Behind Enemy Lines: Seahawks-Broncos, Pt. 1

In Part 1 of our Seahawks-Broncos preseason preview, Michael John Schon of Broncos Update answers five questions from's Doug Farrar. How much does Kyle Orton really bring to the table, what's up with the new 3-4 defense, and how dysfunctional is this franchise after a tumultuous offseason?

DF:  I guess it makes sense to begin this Q & A with the common perception that under Josh McDaniels, the Broncos have become a completely dysfunctional organization. From the Cutler disaster, to the trade of the first-round pick, to the 3-4 switch, to the Brandon Marshall drama, it seems from the outside looking in that it's all coming unglued in Denver. But is there more to the story than meets the eye? Pat Bowlen has had a remarkable success record as owner, and it's tough to imagine that he lost it overnight. Is this really as bad as it seems?

MJS: When you look at everything that's happened this offseason, the hiring of McDaniels, Cutler's trade, the Draft, the schedule and all the battles with Brandon Marshall, you pretty much wrote the Broncos off in 2009, and very little has been done to erase those doubts. On the flip side, the Broncos new head coach did bring a sense of energy and excitement to Dove Valley, I just have a hard time buying into the "look what he did with Matt Cassel" philosophy. They've got a mediocre quarterback, a disgruntled wide receiver and behind it all Owner Pat Bowlen's publicly stated that he expects nothing less than 8-8. Truth be told, the Broncos would be luck to hit 8-8…. Reality tells me we're a lot closer to 6-10 on the high end.

DF: The switch from Cutler to Kyle Orton couldn't have gone much worse in the preseason opener against the 49ers. Orton was telegraphing his reads, throwing goatballs, hurrying throws that didn't need to be hurried … it was a mess. The party line is that he's just adjusting to his new circumstances, but does the organization really believe in Orton as a franchise quarterback, or are they just on the hook because of the trade? And at what point would Chris Simms get more than mop-up duty?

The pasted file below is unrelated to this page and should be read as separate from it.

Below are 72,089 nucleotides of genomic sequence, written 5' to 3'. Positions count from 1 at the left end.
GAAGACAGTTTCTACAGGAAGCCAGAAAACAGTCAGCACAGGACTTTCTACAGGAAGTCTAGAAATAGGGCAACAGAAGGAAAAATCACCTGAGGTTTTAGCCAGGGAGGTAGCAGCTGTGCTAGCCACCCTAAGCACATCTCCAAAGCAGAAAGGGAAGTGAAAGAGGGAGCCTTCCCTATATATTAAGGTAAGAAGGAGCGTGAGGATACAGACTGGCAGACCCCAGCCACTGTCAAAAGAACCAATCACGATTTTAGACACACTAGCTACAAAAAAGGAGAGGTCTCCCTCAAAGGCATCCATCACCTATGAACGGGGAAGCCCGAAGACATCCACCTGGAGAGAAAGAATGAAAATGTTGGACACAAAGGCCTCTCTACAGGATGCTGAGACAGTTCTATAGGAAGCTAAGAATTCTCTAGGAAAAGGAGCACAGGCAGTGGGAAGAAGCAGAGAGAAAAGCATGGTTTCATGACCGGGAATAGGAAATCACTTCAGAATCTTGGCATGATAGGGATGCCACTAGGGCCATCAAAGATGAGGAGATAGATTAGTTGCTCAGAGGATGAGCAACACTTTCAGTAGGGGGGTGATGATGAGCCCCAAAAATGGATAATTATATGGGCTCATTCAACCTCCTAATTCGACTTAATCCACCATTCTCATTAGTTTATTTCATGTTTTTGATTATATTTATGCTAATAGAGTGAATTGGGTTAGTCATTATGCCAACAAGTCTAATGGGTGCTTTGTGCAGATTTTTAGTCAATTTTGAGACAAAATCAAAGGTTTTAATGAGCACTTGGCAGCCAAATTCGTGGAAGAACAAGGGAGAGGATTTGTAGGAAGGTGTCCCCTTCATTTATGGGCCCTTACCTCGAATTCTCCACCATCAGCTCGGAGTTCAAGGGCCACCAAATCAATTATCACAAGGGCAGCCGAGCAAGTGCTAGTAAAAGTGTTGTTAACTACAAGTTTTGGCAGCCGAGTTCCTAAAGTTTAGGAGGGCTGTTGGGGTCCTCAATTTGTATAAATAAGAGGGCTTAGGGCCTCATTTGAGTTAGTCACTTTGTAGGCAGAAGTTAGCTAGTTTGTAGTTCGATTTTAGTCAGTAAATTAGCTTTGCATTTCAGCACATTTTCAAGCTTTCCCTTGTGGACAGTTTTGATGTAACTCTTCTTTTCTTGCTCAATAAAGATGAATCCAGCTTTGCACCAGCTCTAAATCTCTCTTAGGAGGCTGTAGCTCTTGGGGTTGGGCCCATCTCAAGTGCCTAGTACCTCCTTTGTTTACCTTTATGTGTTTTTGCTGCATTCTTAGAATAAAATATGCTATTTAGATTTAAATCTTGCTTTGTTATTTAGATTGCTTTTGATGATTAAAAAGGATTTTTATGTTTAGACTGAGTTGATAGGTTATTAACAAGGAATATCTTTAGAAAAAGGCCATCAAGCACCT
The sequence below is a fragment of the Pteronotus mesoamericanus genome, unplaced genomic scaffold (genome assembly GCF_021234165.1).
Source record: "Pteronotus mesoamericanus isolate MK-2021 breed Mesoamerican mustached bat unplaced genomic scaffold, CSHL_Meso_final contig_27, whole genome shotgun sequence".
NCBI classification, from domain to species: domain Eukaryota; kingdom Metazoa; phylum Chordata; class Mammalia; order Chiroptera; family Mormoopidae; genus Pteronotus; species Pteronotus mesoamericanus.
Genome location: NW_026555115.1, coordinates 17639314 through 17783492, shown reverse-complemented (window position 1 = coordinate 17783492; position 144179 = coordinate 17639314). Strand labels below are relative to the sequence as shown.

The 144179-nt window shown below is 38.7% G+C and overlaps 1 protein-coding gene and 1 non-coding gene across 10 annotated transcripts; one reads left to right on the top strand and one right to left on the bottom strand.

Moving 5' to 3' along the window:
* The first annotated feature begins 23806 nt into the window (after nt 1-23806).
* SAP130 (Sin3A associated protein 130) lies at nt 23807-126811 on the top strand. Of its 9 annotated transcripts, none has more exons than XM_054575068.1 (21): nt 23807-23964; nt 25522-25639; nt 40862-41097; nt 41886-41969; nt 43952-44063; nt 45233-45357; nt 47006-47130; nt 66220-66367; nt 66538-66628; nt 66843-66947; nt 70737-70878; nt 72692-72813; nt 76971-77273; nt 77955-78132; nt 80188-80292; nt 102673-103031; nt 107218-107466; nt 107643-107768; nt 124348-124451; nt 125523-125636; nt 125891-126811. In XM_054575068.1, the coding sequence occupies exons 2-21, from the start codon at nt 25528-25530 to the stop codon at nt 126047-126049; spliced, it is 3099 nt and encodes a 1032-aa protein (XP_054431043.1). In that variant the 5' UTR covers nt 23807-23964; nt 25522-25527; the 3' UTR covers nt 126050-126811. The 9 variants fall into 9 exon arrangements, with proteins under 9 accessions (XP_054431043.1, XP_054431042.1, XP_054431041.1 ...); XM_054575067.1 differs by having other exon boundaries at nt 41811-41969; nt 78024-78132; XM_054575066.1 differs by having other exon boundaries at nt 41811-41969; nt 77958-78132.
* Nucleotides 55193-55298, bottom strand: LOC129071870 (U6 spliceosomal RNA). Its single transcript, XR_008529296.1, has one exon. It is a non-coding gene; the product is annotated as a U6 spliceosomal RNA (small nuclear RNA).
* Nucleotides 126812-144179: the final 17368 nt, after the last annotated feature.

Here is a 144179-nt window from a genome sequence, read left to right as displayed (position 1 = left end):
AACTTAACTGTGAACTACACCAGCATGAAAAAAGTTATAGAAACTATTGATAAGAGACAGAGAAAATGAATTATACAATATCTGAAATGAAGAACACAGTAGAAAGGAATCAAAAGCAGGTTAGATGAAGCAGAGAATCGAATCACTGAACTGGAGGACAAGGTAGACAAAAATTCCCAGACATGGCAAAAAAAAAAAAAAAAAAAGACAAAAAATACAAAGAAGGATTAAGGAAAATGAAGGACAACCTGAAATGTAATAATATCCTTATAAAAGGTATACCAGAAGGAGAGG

MJS: McDaniels made the call before camp opened up to go with Orton and he doesn't seem to be backing down now. His performance on Saturday will be huge – there's an entire town ready for mutiny if we get another repeat performance. Orton's the first quarterback I've ever heard booed in Training Camp, and there's obviously not much room for error when it comes to the Broncos faithful. At best – Orton's a stop gap – Denver's franchise quarterback has officially made the roster yet.

DF: We know we won't see Knowshown Moreno in this game, but I'm less concerned about Moreno and more about Denver's blocking schemes. I've heard that McDaniels wants to employ some of the New England blocking schemes – pulling guards and so forth – in a hybrid with the famed Denver zone blocking. Is that the case, and if so, how is it working out? Who else patrols Denver's backfield?

MJS: At this stage of the game I'm not even sure McDaniels knows what he's going to do with Denver's offensive scheme but rest assured it will certainly be a spin off of the Belichick game plan. Throughout camp he's tried a number of options, that at times have worked great and at other times have absolutely fell flat. Again, it's a case of adjusting the system to fit what's on the field and I wouldn't be surprised to see several more changes before opening day. As far as the Broncos backfield – expect a heavy dose of Correll Buckhalter and LaMont Jordan to start off, with a little Peyton Hillis tossed in for good measure.  It's one of the few positions I actually have some confidence in.

DF: What was behind the switch to the 3-4 defense? It seems that the team doesn't really have the personnel to make it go at this point. Is Mike Nolan going to run a real 3-4, or more of a hybrid like the Patriots and Cardinals run?

MJS: The Broncos had planned to go with the 3-4 defense even before Mike Shanahan was let go, so the natural assumption was that McDaniels would tailor this year's draft to accommodate the fact that Denver didn't really have the personnel to move to a 3-4.  Surprisingly McD did absolutely nothing to address the defensive needs in the draft, which just added to the whole "we're pretty much screwed" mindset most everybody's feeling. Nolan may have some tricks up his sleeve but my guess is he'll have to alter original plans to accommodate what he's got on the field.

DF: Who are some of the under-the-radar guys who may surprise in the preseason game against Seattle?

MJS: You gotta watch out for second-year RB / FB Peyton Hillis – the guy's a stud coming out of the backfield and certainly doesn't mind delivering or getting a hit. WR Eddie Royal, although I'm not sure how under the radar he is, is a huge threat as long as Orton can get the ball to him. Don't be surprised to see him break out as Denver's number one receiver this year. Defensively I've been really impressed with rookie OLB Robert Ayers and ILB DJ Williams. I guess the real test will be to see how they fare against the Hasselbeck attack… this should be interesting. Top Stories